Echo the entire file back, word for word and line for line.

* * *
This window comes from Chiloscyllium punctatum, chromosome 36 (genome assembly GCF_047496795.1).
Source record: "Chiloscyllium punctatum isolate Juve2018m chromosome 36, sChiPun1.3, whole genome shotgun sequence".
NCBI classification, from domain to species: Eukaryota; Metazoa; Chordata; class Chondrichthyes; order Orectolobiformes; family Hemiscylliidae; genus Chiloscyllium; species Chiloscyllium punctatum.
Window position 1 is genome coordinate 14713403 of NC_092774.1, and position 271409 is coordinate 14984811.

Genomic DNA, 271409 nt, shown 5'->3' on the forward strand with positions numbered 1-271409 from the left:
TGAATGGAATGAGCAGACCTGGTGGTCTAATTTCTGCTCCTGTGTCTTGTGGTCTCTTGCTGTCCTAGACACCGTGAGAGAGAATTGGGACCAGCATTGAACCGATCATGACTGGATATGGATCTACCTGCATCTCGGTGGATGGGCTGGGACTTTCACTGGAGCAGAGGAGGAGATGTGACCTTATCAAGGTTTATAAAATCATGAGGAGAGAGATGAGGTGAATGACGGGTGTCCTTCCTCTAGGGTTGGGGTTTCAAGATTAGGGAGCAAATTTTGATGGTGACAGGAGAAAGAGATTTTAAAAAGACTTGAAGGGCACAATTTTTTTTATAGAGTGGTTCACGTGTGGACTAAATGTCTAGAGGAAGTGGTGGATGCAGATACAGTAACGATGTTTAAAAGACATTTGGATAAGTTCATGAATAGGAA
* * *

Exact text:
This window comes from Chiloscyllium punctatum, chromosome 36 (genome assembly GCF_047496795.1).
Source record: "Chiloscyllium punctatum isolate Juve2018m chromosome 36, sChiPun1.3, whole genome shotgun sequence".
NCBI classification, from domain to species: Eukaryota; Metazoa; Chordata; class Chondrichthyes; order Orectolobiformes; family Hemiscylliidae; genus Chiloscyllium; species Chiloscyllium punctatum.
Window position 1 is genome coordinate 14713403 of NC_092774.1, and position 271409 is coordinate 14984811.

Genomic DNA, 271409 nt, shown 5'->3' on the forward strand with positions numbered 1-271409 from the left:
TGAATGGAATGAGCAGACCTGGTGGTCTAATTTCTGCTCCTGTGTCTTGTGGTCTCTTGCTGTCCTAGACACCGTGAGAGAGAATTGGGACCAGCATTGAACCGATCATGACTGGATATGGATCTACCTGCATCTCGGTGGATGGGCTGGGACTTTCACTGGAGCAGAGGAGGAGATGTGACCTTATCAAGGTTTATAAAATCATGAGGAGAGAGATGAGGTGAATGACGGGTGTCCTTCCTCTAGGGTTGGGGTTTCAAGATTAGGGAGCAAATTTTGATGGTGACAGGAGAAAGAGATTTTAAAAAGACTTGAAGGGCACAATTTTTTTTATAGAGTGGTTCACGTGTGGACTAAATGTCTAGAGGAAGTGGTGGATGCAGATACAGTAACGATGTTTAAAAGACATTTGGATAAGTTCATGAATAGGAA